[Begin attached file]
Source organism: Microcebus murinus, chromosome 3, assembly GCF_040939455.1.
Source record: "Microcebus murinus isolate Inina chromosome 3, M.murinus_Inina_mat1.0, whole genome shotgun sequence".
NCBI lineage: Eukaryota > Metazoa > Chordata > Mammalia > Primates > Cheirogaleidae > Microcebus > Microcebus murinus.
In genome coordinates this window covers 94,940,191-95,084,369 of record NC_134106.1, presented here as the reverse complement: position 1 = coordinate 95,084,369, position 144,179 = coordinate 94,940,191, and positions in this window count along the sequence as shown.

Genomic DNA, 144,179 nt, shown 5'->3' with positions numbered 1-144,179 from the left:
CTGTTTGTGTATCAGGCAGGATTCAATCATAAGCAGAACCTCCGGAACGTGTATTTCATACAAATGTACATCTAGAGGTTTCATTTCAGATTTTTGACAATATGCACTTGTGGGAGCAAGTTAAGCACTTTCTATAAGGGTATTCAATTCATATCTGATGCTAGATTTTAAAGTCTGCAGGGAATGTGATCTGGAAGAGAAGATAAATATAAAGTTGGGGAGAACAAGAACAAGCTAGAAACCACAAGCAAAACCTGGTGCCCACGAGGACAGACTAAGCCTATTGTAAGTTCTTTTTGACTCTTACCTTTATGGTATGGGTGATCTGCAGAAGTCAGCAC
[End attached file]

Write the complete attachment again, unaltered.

Source organism: Microcebus murinus, chromosome 3, assembly GCF_040939455.1.
Source record: "Microcebus murinus isolate Inina chromosome 3, M.murinus_Inina_mat1.0, whole genome shotgun sequence".
NCBI lineage: Eukaryota > Metazoa > Chordata > Mammalia > Primates > Cheirogaleidae > Microcebus > Microcebus murinus.
In genome coordinates this window covers 94,940,191-95,084,369 of record NC_134106.1, presented here as the reverse complement: position 1 = coordinate 95,084,369, position 144,179 = coordinate 94,940,191, and positions in this window count along the sequence as shown.

Genomic DNA, 144,179 nt, shown 5'->3' with positions numbered 1-144,179 from the left:
CTGTTTGTGTATCAGGCAGGATTCAATCATAAGCAGAACCTCCGGAACGTGTATTTCATACAAATGTACATCTAGAGGTTTCATTTCAGATTTTTGACAATATGCACTTGTGGGAGCAAGTTAAGCACTTTCTATAAGGGTATTCAATTCATATCTGATGCTAGATTTTAAAGTCTGCAGGGAATGTGATCTGGAAGAGAAGATAAATATAAAGTTGGGGAGAACAAGAACAAGCTAGAAACCACAAGCAAAACCTGGTGCCCACGAGGACAGACTAAGCCTATTGTAAGTTCTTTTTGACTCTTACCTTTATGGTATGGGTGATCTGCAGAAGTCAGCAC